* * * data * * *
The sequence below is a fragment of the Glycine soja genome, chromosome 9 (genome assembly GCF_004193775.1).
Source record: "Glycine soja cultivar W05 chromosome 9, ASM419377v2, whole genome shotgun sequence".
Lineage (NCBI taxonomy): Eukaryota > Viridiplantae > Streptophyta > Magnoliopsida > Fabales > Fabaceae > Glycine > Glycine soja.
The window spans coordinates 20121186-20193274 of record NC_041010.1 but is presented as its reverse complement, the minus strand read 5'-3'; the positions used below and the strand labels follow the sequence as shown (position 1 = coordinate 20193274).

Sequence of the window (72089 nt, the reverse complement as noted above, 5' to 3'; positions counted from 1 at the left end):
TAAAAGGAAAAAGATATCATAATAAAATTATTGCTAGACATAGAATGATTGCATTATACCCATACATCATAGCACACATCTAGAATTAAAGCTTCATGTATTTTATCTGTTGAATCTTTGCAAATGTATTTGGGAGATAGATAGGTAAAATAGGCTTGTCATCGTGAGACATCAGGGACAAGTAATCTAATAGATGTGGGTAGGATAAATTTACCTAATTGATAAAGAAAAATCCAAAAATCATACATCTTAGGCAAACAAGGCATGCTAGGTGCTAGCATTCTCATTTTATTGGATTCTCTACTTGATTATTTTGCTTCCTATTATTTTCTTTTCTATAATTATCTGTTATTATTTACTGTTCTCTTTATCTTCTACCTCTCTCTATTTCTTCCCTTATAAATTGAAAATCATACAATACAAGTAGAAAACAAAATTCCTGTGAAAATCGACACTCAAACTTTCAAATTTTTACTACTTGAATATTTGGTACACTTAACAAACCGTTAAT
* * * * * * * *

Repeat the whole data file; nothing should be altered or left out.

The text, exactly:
The sequence below is a fragment of the Glycine soja genome, chromosome 9 (genome assembly GCF_004193775.1).
Source record: "Glycine soja cultivar W05 chromosome 9, ASM419377v2, whole genome shotgun sequence".
Lineage (NCBI taxonomy): Eukaryota > Viridiplantae > Streptophyta > Magnoliopsida > Fabales > Fabaceae > Glycine > Glycine soja.
The window spans coordinates 20121186-20193274 of record NC_041010.1 but is presented as its reverse complement, the minus strand read 5'-3'; the positions used below and the strand labels follow the sequence as shown (position 1 = coordinate 20193274).

Sequence of the window (72089 nt, the reverse complement as noted above, 5' to 3'; positions counted from 1 at the left end):
TAAAAGGAAAAAGATATCATAATAAAATTATTGCTAGACATAGAATGATTGCATTATACCCATACATCATAGCACACATCTAGAATTAAAGCTTCATGTATTTTATCTGTTGAATCTTTGCAAATGTATTTGGGAGATAGATAGGTAAAATAGGCTTGTCATCGTGAGACATCAGGGACAAGTAATCTAATAGATGTGGGTAGGATAAATTTACCTAATTGATAAAGAAAAATCCAAAAATCATACATCTTAGGCAAACAAGGCATGCTAGGTGCTAGCATTCTCATTTTATTGGATTCTCTACTTGATTATTTTGCTTCCTATTATTTTCTTTTCTATAATTATCTGTTATTATTTACTGTTCTCTTTATCTTCTACCTCTCTCTATTTCTTCCCTTATAAATTGAAAATCATACAATACAAGTAGAAAACAAAATTCCTGTGAAAATCGACACTCAAACTTTCAAATTTTTACTACTTGAATATTTGGTACACTTAACAAACCGTTAAT